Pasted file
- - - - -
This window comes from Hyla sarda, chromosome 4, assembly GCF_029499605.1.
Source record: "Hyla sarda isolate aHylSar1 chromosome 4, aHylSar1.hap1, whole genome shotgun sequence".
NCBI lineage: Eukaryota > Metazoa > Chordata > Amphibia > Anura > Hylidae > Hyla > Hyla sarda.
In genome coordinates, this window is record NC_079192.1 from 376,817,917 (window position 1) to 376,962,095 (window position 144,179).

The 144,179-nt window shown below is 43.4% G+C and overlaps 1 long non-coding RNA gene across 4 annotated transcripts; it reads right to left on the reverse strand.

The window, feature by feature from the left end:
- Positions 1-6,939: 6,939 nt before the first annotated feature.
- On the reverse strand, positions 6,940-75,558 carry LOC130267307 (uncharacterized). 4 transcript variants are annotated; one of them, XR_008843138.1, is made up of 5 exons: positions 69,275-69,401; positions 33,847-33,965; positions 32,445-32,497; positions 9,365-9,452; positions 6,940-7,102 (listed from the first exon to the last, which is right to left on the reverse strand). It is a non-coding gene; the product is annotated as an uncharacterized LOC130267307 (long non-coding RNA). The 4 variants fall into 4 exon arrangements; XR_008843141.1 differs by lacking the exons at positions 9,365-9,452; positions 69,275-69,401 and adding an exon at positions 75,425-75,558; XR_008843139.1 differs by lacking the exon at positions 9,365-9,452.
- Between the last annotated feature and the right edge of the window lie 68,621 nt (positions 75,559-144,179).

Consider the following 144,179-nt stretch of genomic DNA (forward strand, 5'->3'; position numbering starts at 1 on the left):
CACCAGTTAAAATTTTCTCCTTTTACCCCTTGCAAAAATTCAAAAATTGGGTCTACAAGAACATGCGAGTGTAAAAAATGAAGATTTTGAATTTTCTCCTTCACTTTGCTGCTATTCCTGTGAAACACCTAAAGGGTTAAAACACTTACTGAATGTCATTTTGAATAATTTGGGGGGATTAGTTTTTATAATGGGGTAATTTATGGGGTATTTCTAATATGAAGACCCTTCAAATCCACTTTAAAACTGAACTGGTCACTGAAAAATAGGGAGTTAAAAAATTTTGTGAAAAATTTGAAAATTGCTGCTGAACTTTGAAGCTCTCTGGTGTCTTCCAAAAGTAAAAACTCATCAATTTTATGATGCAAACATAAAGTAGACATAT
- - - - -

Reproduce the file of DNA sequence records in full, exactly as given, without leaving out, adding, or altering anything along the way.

This window comes from Hyla sarda, chromosome 4, assembly GCF_029499605.1.
Source record: "Hyla sarda isolate aHylSar1 chromosome 4, aHylSar1.hap1, whole genome shotgun sequence".
NCBI lineage: Eukaryota > Metazoa > Chordata > Amphibia > Anura > Hylidae > Hyla > Hyla sarda.
In genome coordinates, this window is record NC_079192.1 from 376,817,917 (window position 1) to 376,962,095 (window position 144,179).

The 144,179-nt window shown below is 43.4% G+C and overlaps 1 long non-coding RNA gene across 4 annotated transcripts; it reads right to left on the reverse strand.

The window, feature by feature from the left end:
- Positions 1-6,939: 6,939 nt before the first annotated feature.
- On the reverse strand, positions 6,940-75,558 carry LOC130267307 (uncharacterized). 4 transcript variants are annotated; one of them, XR_008843138.1, is made up of 5 exons: positions 69,275-69,401; positions 33,847-33,965; positions 32,445-32,497; positions 9,365-9,452; positions 6,940-7,102 (listed from the first exon to the last, which is right to left on the reverse strand). It is a non-coding gene; the product is annotated as an uncharacterized LOC130267307 (long non-coding RNA). The 4 variants fall into 4 exon arrangements; XR_008843141.1 differs by lacking the exons at positions 9,365-9,452; positions 69,275-69,401 and adding an exon at positions 75,425-75,558; XR_008843139.1 differs by lacking the exon at positions 9,365-9,452.
- Between the last annotated feature and the right edge of the window lie 68,621 nt (positions 75,559-144,179).

Consider the following 144,179-nt stretch of genomic DNA (forward strand, 5'->3'; position numbering starts at 1 on the left):
CACCAGTTAAAATTTTCTCCTTTTACCCCTTGCAAAAATTCAAAAATTGGGTCTACAAGAACATGCGAGTGTAAAAAATGAAGATTTTGAATTTTCTCCTTCACTTTGCTGCTATTCCTGTGAAACACCTAAAGGGTTAAAACACTTACTGAATGTCATTTTGAATAATTTGGGGGGATTAGTTTTTATAATGGGGTAATTTATGGGGTATTTCTAATATGAAGACCCTTCAAATCCACTTTAAAACTGAACTGGTCACTGAAAAATAGGGAGTTAAAAAATTTTGTGAAAAATTTGAAAATTGCTGCTGAACTTTGAAGCTCTCTGGTGTCTTCCAAAAGTAAAAACTCATCAATTTTATGATGCAAACATAAAGTAGACATAT